Verizon CEO Seidenberg Speaks to SUPERCOMM and the FCC

SUPERCOMM — The industry is finally realizing the fruits of its long labors to bring the advantages of technology to the public, said Ivan Seidenberg, chairman and CEO at Verizon Communications, in his keynote address at SUPERCOMM 2009 in Chicago.

He urged the FCC not to stifle the progress, innovation and competition that has gotten the industry to this point.

“From where I stand, the current era of communications is one of the most innovative and dynamic of our proud history,” Seidenberg said. He added that three years ago the talk at SUPERCOMM (then NextComm) was about IP. Two years ago it was TV and the Internet; last year it was everything connected by 4G, and today, we are seeing the blending of it all.

“We’ve seen the economy boom and bust and it doesn’t matter. Communications companies are still doing what we’ve always done. Investment and innovation are more important than ever,” Seidenberg said. “And the key to a smart economy is smart technology that can change business models and change society.”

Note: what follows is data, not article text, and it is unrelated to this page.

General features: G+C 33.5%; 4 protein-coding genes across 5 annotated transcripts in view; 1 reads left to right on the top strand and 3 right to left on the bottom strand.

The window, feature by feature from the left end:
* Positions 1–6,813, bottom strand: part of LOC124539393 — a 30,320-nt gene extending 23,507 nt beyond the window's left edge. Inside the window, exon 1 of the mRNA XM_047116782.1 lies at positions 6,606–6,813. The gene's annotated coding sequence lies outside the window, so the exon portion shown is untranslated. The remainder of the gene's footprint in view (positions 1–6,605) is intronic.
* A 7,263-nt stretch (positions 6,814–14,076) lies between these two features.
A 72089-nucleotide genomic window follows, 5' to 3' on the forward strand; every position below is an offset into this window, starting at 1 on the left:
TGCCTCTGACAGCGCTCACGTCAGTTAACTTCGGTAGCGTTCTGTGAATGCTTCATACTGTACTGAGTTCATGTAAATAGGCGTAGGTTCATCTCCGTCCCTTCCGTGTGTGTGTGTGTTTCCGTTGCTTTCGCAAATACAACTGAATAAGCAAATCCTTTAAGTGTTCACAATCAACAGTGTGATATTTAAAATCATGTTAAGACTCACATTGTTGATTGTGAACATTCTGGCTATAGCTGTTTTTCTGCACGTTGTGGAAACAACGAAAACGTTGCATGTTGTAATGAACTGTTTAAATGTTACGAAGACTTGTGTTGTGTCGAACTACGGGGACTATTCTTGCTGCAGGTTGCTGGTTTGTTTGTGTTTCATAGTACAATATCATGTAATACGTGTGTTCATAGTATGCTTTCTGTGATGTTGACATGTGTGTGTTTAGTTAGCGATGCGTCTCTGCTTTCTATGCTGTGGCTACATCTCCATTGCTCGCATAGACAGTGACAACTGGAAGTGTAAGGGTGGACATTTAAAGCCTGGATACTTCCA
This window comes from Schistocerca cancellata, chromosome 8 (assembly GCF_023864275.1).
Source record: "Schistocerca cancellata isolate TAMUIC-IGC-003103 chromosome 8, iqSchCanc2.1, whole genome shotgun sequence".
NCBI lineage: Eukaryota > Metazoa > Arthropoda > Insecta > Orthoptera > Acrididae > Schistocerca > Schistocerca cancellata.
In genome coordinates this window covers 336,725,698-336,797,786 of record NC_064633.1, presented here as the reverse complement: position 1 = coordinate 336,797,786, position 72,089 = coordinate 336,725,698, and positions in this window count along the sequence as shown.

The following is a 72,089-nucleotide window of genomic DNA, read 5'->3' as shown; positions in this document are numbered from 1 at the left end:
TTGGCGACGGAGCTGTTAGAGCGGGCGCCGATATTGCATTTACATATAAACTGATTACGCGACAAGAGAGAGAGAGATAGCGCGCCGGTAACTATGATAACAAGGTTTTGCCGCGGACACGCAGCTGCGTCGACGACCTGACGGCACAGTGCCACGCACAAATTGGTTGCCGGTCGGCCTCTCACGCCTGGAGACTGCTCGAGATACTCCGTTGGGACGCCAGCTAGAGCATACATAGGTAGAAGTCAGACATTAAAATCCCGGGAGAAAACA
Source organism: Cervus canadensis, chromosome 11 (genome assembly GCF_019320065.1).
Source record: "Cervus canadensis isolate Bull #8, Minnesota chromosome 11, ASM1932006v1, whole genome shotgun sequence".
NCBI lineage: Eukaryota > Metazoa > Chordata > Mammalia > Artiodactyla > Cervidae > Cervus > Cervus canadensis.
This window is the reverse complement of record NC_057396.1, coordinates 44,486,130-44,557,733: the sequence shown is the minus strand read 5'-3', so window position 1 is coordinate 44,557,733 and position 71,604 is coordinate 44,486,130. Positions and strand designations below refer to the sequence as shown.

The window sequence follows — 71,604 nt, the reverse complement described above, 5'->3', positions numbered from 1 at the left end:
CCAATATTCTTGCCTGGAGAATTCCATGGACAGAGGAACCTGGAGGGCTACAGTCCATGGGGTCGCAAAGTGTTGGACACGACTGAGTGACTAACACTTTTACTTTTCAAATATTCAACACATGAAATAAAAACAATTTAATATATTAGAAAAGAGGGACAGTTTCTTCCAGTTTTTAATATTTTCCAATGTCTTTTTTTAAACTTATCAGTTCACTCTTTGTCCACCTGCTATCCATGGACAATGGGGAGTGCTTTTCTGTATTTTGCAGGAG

With wireless data traffic doubling every year, the enterprise space growing and global IP traffic increasing over 40 percent annually, Verizon invested $80 billion in the last five years.

“With net investment at its lowest level in years, this level of investment is astounding,” he said, adding that 500,000 jobs are created with every $10 billion invested in broadband. He said this is because the technology enabled by the network is inherently productive.

To accelerate this change, Verizon’s open development initiative has certified more than 60 devices to run on its network. It plans to have a 4G app store running by the end of the year and is currently partnering with Google to develop smart devices based on Android.

“A combination of increasingly powerful networks and edge devices is [providing] a whole new way to run the home, the enterprise or the economy,” Seidenberg said.

He quoted Newsweek, saying we are in a new kind of recovery and IBM saying it was a smart recovery. “Either way,” he said, “Broadband must be part of the solution for the big issues we face as a society.”

He added that we have barely begun to explore how broadband can revolutionize education.

However, he said the prospect of connecting everyone on Earth is not clear. The terms of the Net Neutrality debate are extremely troubling, he said. “Proponents have this world view that companies like Verizon occupy a different part of the [ecosystem.]” They believe the network is just dumb pipes for their applications.

“This is a mistake,” he said, as much to the audience as to the FCC preparing to make rulings on the subject tomorrow. “They fundamentally misread how innovation happens. And this undermines sound management practices.”

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